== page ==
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America’s Return to the World

Implementing an overall US strategy to bolster liberal democracy and rebuild multilateralism will inevitably involve many shades of gray. But the Biden administration’s early actions and the sincerity of its declarations suggest that it could become the most internationally transformative US administration in decades.

WASHINGTON, DC – In the weeks prior to US President Joe Biden’s inauguration, many believed that a heavy domestic agenda would leave him with little scope to break quickly and cleanly with Donald Trump’s purely transactional approach to diplomacy and reengage America in international affairs. But, fortunately for the United States and the world, the Biden administration’s efforts to date clearly indicate otherwise.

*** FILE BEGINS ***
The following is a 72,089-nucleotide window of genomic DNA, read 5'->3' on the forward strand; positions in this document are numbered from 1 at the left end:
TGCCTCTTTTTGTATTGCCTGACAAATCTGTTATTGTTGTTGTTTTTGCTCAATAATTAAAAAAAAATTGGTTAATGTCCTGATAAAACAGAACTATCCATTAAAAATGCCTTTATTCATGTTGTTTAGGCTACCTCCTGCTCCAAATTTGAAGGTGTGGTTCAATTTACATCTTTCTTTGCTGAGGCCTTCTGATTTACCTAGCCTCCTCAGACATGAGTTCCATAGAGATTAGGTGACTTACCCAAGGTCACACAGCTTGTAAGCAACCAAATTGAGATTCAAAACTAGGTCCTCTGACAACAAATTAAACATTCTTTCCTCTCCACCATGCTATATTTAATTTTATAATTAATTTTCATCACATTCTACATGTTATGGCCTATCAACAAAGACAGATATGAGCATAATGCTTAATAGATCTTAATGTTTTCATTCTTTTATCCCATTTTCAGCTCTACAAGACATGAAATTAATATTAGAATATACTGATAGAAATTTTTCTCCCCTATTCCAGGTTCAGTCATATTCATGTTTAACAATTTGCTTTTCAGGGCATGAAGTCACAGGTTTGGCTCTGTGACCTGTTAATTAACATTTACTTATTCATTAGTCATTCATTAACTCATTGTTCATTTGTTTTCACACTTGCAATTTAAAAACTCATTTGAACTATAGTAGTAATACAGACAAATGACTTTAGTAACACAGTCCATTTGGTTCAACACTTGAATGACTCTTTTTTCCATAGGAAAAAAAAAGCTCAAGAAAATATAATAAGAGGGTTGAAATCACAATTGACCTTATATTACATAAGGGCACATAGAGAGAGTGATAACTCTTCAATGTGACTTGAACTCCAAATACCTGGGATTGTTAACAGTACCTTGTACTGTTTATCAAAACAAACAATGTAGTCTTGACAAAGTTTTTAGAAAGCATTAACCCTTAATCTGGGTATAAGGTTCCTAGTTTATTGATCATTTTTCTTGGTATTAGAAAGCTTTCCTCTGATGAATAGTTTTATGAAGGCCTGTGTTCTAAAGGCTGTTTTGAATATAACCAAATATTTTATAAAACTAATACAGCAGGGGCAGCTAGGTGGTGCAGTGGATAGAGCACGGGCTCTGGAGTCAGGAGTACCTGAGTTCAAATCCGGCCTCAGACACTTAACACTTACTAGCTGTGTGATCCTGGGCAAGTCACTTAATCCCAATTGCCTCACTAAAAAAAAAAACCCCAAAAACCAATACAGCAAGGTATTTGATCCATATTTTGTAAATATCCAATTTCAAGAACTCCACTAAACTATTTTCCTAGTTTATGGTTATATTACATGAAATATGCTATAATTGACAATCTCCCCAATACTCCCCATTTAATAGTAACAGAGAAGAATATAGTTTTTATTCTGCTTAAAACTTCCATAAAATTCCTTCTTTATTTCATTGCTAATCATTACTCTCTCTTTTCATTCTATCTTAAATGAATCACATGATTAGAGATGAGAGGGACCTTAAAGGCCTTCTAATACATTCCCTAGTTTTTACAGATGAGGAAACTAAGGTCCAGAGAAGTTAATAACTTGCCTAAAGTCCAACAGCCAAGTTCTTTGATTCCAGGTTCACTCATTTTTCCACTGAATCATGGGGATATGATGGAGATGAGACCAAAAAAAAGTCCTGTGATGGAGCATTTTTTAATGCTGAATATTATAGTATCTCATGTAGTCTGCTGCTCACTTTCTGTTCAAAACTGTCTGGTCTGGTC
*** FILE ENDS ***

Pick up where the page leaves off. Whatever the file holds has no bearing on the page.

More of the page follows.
Biden forcefully outlined his strategic principles in a February 19 online speech to the Munich Security Conference. Soon afterward, Treasury Secretary Janet Yellen summarized America’s new approach to international economic issues in a remarkable letter to G20 finance ministers. And on March 3, Secretary of State Antony Blinken comprehensively enumerated the administration’s foreign-policy priorities.

These pronouncements point to several consistent themes, several of which are already reflected in the new administration’s actions. For starters, Biden’s approach will be systemic, not transactional, emphasizing strategic continuity and coherence. Unlike Trump, Biden will not call Chinese President Xi Jinping a great friend one day and a dangerous enemy the next. Nor will he refer to Europe as a greater threat to the US economy than China and, soon afterward, hail it as an important ally.

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